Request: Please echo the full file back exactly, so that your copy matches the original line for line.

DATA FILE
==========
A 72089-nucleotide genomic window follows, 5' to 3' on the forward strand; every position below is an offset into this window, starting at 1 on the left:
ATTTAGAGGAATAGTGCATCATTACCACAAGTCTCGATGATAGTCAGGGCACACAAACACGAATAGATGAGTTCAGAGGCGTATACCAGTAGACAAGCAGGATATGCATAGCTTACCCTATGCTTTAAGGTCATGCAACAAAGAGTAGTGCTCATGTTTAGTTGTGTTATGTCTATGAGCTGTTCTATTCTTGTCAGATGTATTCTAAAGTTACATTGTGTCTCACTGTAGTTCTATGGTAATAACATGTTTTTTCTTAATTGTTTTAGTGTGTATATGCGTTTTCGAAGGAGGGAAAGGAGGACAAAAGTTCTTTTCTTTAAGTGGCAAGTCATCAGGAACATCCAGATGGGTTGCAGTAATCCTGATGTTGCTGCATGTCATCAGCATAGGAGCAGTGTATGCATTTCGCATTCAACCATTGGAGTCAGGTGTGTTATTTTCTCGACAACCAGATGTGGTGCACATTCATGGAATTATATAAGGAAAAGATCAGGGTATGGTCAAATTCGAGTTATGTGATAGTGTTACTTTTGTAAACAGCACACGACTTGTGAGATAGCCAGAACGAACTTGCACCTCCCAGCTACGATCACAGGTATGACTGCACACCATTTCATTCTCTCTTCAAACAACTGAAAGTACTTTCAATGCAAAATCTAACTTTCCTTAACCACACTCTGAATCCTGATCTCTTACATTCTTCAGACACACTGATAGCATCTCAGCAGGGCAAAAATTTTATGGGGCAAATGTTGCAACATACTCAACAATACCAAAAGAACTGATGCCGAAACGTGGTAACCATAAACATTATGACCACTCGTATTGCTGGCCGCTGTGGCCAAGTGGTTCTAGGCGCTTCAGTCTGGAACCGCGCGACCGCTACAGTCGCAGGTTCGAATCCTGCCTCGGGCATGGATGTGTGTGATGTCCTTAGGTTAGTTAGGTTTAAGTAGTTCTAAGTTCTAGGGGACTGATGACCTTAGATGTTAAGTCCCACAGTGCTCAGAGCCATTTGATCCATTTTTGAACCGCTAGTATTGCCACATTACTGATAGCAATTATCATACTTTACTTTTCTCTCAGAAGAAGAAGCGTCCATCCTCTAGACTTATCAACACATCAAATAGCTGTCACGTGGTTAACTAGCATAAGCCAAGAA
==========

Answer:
A 72089-nucleotide genomic window follows, 5' to 3' on the forward strand; every position below is an offset into this window, starting at 1 on the left:
ATTTAGAGGAATAGTGCATCATTACCACAAGTCTCGATGATAGTCAGGGCACACAAACACGAATAGATGAGTTCAGAGGCGTATACCAGTAGACAAGCAGGATATGCATAGCTTACCCTATGCTTTAAGGTCATGCAACAAAGAGTAGTGCTCATGTTTAGTTGTGTTATGTCTATGAGCTGTTCTATTCTTGTCAGATGTATTCTAAAGTTACATTGTGTCTCACTGTAGTTCTATGGTAATAACATGTTTTTTCTTAATTGTTTTAGTGTGTATATGCGTTTTCGAAGGAGGGAAAGGAGGACAAAAGTTCTTTTCTTTAAGTGGCAAGTCATCAGGAACATCCAGATGGGTTGCAGTAATCCTGATGTTGCTGCATGTCATCAGCATAGGAGCAGTGTATGCATTTCGCATTCAACCATTGGAGTCAGGTGTGTTATTTTCTCGACAACCAGATGTGGTGCACATTCATGGAATTATATAAGGAAAAGATCAGGGTATGGTCAAATTCGAGTTATGTGATAGTGTTACTTTTGTAAACAGCACACGACTTGTGAGATAGCCAGAACGAACTTGCACCTCCCAGCTACGATCACAGGTATGACTGCACACCATTTCATTCTCTCTTCAAACAACTGAAAGTACTTTCAATGCAAAATCTAACTTTCCTTAACCACACTCTGAATCCTGATCTCTTACATTCTTCAGACACACTGATAGCATCTCAGCAGGGCAAAAATTTTATGGGGCAAATGTTGCAACATACTCAACAATACCAAAAGAACTGATGCCGAAACGTGGTAACCATAAACATTATGACCACTCGTATTGCTGGCCGCTGTGGCCAAGTGGTTCTAGGCGCTTCAGTCTGGAACCGCGCGACCGCTACAGTCGCAGGTTCGAATCCTGCCTCGGGCATGGATGTGTGTGATGTCCTTAGGTTAGTTAGGTTTAAGTAGTTCTAAGTTCTAGGGGACTGATGACCTTAGATGTTAAGTCCCACAGTGCTCAGAGCCATTTGATCCATTTTTGAACCGCTAGTATTGCCACATTACTGATAGCAATTATCATACTTTACTTTTCTCTCAGAAGAAGAAGCGTCCATCCTCTAGACTTATCAACACATCAAATAGCTGTCACGTGGTTAACTAGCATAAGCCAAGAA